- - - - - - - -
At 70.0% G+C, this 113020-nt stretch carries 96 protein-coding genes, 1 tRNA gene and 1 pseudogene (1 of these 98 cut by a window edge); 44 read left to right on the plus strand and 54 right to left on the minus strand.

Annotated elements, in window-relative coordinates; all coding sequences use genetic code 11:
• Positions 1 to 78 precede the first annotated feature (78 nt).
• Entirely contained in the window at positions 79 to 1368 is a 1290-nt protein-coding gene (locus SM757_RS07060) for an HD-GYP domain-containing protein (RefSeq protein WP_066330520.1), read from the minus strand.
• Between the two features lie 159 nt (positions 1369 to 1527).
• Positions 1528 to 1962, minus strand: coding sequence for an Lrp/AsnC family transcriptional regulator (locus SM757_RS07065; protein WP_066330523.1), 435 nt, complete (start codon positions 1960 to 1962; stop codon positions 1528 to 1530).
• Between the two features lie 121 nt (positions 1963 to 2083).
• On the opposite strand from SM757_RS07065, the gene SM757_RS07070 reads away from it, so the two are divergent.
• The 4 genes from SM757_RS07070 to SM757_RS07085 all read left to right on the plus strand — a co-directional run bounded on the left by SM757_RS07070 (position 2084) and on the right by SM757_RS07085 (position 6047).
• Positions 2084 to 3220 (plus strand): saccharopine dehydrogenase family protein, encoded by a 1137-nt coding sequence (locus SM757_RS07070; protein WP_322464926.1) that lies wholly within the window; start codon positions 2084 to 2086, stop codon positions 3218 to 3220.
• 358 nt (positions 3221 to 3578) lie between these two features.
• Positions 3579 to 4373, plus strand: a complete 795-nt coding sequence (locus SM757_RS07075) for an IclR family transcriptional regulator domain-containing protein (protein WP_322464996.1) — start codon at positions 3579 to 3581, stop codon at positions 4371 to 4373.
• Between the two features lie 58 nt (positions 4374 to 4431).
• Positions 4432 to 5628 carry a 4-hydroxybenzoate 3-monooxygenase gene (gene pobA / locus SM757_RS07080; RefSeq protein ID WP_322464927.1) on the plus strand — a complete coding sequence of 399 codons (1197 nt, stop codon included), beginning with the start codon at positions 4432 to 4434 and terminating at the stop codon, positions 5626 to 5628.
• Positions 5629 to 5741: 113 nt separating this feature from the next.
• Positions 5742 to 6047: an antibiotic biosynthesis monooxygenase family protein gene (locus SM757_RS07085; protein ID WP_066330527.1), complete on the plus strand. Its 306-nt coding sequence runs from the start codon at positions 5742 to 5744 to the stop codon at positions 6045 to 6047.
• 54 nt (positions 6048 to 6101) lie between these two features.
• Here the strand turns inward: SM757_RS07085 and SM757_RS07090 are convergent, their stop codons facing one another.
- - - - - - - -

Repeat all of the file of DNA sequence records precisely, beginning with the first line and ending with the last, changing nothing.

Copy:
At 70.0% G+C, this 113020-nt stretch carries 96 protein-coding genes, 1 tRNA gene and 1 pseudogene (1 of these 98 cut by a window edge); 44 read left to right on the plus strand and 54 right to left on the minus strand.

Annotated elements, in window-relative coordinates; all coding sequences use genetic code 11:
• Positions 1 to 78 precede the first annotated feature (78 nt).
• Entirely contained in the window at positions 79 to 1368 is a 1290-nt protein-coding gene (locus SM757_RS07060) for an HD-GYP domain-containing protein (RefSeq protein WP_066330520.1), read from the minus strand.
• Between the two features lie 159 nt (positions 1369 to 1527).
• Positions 1528 to 1962, minus strand: coding sequence for an Lrp/AsnC family transcriptional regulator (locus SM757_RS07065; protein WP_066330523.1), 435 nt, complete (start codon positions 1960 to 1962; stop codon positions 1528 to 1530).
• Between the two features lie 121 nt (positions 1963 to 2083).
• On the opposite strand from SM757_RS07065, the gene SM757_RS07070 reads away from it, so the two are divergent.
• The 4 genes from SM757_RS07070 to SM757_RS07085 all read left to right on the plus strand — a co-directional run bounded on the left by SM757_RS07070 (position 2084) and on the right by SM757_RS07085 (position 6047).
• Positions 2084 to 3220 (plus strand): saccharopine dehydrogenase family protein, encoded by a 1137-nt coding sequence (locus SM757_RS07070; protein WP_322464926.1) that lies wholly within the window; start codon positions 2084 to 2086, stop codon positions 3218 to 3220.
• 358 nt (positions 3221 to 3578) lie between these two features.
• Positions 3579 to 4373, plus strand: a complete 795-nt coding sequence (locus SM757_RS07075) for an IclR family transcriptional regulator domain-containing protein (protein WP_322464996.1) — start codon at positions 3579 to 3581, stop codon at positions 4371 to 4373.
• Between the two features lie 58 nt (positions 4374 to 4431).
• Positions 4432 to 5628 carry a 4-hydroxybenzoate 3-monooxygenase gene (gene pobA / locus SM757_RS07080; RefSeq protein ID WP_322464927.1) on the plus strand — a complete coding sequence of 399 codons (1197 nt, stop codon included), beginning with the start codon at positions 4432 to 4434 and terminating at the stop codon, positions 5626 to 5628.
• Positions 5629 to 5741: 113 nt separating this feature from the next.
• Positions 5742 to 6047: an antibiotic biosynthesis monooxygenase family protein gene (locus SM757_RS07085; protein ID WP_066330527.1), complete on the plus strand. Its 306-nt coding sequence runs from the start codon at positions 5742 to 5744 to the stop codon at positions 6045 to 6047.
• 54 nt (positions 6048 to 6101) lie between these two features.
• Here the strand turns inward: SM757_RS07085 and SM757_RS07090 are convergent, their stop codons facing one another.